I’ll raise my 32 oz large theater cup to that lofty goal.
If I try to structure my blog posts at all, then Saturday is when I post a “Storyline.” Usually it’s a piece of creative writing or something related to the books bouncing around in my head.
Today, I’m going to share a bit of my story. It’s late, but it’s still Saturday. And I’ve backed off from rigidly following that daily structure in these posts. And it’s my blog so I DO WHAT I WANT!
Specifically, I’m thinking about the upcoming surgery I have scheduled on March 5th, and the recovery process that will follow. And I ask myself if this is really necessary.
For almost twenty years now, I’ve noticed occasional stiffness and pain in my ankle after high-impact activities. It was usually a short ache or a feeling like the joint locked in place and simply needed a good pop. I’d pop the ankle and massage the joint, and move on with my day.
About 2000, I realized it was gradually but steadily getting worse. I soon learned that some of my favorite sports were out of the question. No basketball, no racquetball, no volleyball… I had to quit doing anything that called for pivoting the ankle or making fast movements and changes of direction. I was never very good at any of those sports, so it didn’t feel like a big loss.
Not long after that, the Air Force revamped the fitness program, pushing for more running. Squadron fitness sessions followed suit, and I spent two or three days a week pounding pavement around Kadena. The next day following the run would be full of stiffness, constant aching, and sharp stabbing pains. My ankles would sometimes give out, and I’d stumble. Or the pain would be such that I would slowly work my way down the stairs, eliciting comments and questions from my coworkers.
Imagine you’re walking along and someone raps your ankle with a hammer – not hard enough to break anything or make you fall over, but enough to grab your complete attention for a minute or two until the pain subsides. That’s how it feels most days after I run.
I tried checking with the military doctors, but they were convinced I was not stretching enough. Or I weighed more than I should, and the problem was just the excess weight. They taught me exercises to mitigate the effects of plantar fasciitis, and they suggested diet programs. But the answers boiled down to “Live with it.”
So I did.
I’m not the doctor. I don’t have the medical degree on the wall. I assume they know what they’re talking about.
This went on for a few more years, until the day that I had to crawl around my house rather than put weight on my feet after a simple walk through the Commissary for a grocery shopping trip. My wife got me to re-attack with the doctors, and this time, I got a referral to a podiatrist who ran a CAT scan.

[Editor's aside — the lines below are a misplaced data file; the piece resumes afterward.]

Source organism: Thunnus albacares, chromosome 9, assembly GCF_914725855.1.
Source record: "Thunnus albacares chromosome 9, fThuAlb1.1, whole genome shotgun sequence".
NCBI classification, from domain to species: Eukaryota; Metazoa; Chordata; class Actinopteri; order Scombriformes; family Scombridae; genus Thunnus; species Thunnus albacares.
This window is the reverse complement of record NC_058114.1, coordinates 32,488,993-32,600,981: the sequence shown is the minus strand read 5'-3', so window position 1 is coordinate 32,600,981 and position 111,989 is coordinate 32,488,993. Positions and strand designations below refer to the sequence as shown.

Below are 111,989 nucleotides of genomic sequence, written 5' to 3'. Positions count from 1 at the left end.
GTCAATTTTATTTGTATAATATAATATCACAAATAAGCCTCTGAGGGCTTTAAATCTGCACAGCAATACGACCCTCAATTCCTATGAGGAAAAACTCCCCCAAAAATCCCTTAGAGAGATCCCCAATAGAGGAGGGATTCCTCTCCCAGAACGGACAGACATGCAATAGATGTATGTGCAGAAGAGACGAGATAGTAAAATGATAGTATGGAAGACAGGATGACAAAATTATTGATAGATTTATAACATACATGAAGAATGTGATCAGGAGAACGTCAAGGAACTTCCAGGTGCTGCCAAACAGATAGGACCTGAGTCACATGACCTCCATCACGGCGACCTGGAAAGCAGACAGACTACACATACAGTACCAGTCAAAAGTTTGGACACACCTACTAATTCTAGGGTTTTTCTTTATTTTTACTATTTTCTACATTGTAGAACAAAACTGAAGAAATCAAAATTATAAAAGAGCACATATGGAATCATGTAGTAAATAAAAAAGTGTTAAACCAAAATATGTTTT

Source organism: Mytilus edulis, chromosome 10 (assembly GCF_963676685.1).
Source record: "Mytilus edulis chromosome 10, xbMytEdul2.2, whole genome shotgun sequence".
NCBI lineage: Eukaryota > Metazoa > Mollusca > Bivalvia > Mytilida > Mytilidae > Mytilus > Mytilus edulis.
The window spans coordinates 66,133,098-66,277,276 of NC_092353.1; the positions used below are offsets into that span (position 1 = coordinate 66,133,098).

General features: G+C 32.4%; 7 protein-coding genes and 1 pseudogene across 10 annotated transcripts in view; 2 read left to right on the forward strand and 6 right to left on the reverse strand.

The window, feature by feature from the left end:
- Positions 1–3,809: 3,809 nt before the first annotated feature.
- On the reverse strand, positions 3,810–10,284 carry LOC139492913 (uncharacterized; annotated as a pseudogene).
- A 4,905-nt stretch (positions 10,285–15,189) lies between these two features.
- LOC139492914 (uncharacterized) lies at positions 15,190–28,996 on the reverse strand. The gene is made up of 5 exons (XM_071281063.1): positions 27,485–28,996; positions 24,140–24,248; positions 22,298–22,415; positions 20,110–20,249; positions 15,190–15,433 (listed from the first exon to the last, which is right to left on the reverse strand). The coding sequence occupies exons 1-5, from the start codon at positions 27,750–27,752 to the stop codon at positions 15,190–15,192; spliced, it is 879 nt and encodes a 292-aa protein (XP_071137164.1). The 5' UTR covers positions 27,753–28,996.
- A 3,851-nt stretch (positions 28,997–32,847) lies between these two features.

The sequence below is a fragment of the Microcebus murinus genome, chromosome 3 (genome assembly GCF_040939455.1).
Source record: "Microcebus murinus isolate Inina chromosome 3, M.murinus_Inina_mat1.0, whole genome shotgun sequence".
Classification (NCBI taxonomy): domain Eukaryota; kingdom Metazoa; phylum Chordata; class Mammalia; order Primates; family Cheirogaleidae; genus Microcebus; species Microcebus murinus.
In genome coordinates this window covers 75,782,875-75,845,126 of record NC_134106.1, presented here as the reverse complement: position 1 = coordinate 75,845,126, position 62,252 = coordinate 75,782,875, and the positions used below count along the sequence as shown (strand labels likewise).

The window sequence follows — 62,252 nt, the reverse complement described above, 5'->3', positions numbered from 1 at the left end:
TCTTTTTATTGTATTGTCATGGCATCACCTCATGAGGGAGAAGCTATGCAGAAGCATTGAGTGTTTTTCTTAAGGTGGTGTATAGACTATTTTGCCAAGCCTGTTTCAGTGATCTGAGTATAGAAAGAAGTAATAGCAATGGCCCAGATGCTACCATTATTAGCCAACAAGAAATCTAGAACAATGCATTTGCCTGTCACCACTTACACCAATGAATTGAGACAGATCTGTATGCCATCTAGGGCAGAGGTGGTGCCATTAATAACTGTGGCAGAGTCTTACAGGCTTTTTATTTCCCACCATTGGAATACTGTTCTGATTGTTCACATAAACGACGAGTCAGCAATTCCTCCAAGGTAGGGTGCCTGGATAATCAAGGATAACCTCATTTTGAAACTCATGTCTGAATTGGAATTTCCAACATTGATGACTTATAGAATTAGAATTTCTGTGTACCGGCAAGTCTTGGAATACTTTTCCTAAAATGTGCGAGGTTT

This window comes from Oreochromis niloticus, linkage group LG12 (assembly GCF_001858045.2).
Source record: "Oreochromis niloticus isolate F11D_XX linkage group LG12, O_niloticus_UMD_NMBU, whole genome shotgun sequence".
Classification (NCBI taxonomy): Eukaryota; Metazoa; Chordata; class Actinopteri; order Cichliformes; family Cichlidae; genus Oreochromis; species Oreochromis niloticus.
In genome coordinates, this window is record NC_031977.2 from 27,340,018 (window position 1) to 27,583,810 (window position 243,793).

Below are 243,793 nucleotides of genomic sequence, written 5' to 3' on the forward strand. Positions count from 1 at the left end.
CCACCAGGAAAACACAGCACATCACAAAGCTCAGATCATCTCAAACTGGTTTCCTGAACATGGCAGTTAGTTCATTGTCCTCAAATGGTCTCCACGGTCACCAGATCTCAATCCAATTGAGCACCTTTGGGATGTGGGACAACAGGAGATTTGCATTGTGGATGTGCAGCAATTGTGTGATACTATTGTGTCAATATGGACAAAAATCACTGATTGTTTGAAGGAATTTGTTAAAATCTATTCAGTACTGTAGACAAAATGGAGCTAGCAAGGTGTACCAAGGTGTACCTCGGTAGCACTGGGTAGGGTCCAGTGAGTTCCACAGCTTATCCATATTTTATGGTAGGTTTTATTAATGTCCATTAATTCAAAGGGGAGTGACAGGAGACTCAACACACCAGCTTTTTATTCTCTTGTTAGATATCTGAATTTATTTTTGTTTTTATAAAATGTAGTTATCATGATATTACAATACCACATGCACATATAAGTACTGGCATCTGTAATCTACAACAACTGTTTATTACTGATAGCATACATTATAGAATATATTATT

He pulled me into the office and pointed out several noticeable problems with my foot and ankle structure. Then he called attention to the various shadows in the ankle bones, and explained, “That’s advanced degenerative arthritis. It’s much worse than it should be for someone your age.”
Way to make me feel old.
The good news was the doctor had a plan.
The bad news was, so did the Air Force. It took nine months to align dates so that I could get surgery, but I finally got it. We had to work around military education, mission needs, a new office, and squadron deployments. The plan was to get the right foot fixed, then give me time to recover and return to flying duties. After a few months back on flight status, we would get the left knocked out.
I had surgery on my right foot in 2010. The surgeon went in through the right side and carved off some excess bone which was pushing other parts of the ankle out of place. Then he stuck a titanium screw up through my heel to fuse together two of the bones in my ankle.
The recovery process took about five months. By then, increased demands on the squadron got in the way of the original plan. First I needed to fly local sorties, then I was sent on a deployment. By the time I returned, it was time to start preparing to move to a new duty location. I did not want to try to move my family of six across the world while on crutches wearing a cast. Needless to say, the left ankle never got done.
Sadly, the bones didn’t fuse like they were supposed to, so now instead of fixing the left ankle, we get to revisit the right and try to do it “right” (Ha ha). The doc has to take out the old screw, graft in some bone, and put in a new screw. Second time’s the charm, or so we hope. We’re going to help the odds a bit with an infusion of vitamin D and an ultrasonic device meant to stimulate bone growth and recovery.
I know this is going to be a long and difficult process. I have to watch my diet while in a cast, because I will not be able to exercise or be anywhere near as active as I am now. I have to throw myself into physical therapy and personal exercise as soon as that cast comes off, because I will have my next fitness test coming due.
I need a sweet action-movie montage where the hero gets into shape for the big battle against the forces of evil (or the fitness testing cell). I have a story to write in the next few months, but not with words. It’ll be with sets of push-ups and planks, hours of spinning on a cycle or elliptical, weeks of tracking every calorie consumed or burned, every pound gained or lost. It’ll also be dealing with the looks or unspoken judgments of those who don’t know all the details – accepting that some people will assume instead of ask, condemn instead of encourage.
I know I can write this story, because I did it three years ago.
But I’m not looking forward to it.
Stories resonate so well because everyone has one of their own. There’s a drama going on in every life that you and I may not be privy to. It’s easy to jump to a conclusion, but just like any good book, if you do that, you miss the most important details.
The movie montage seems so nice because it shortens all the hours of suck into a few minutes of hard work, set to a driving beat. Of course, life has no such short-cuts, and achievements do not come so easily.
I know I’m not the only one who has a similar story of long, hard work to recover from injury or achieve a difficult goal. What kept you going when it would have been easy to quit? What did you find inspired you to push harder, work longer, and succeed?
Everyone has a story, and I’d love to hear yours.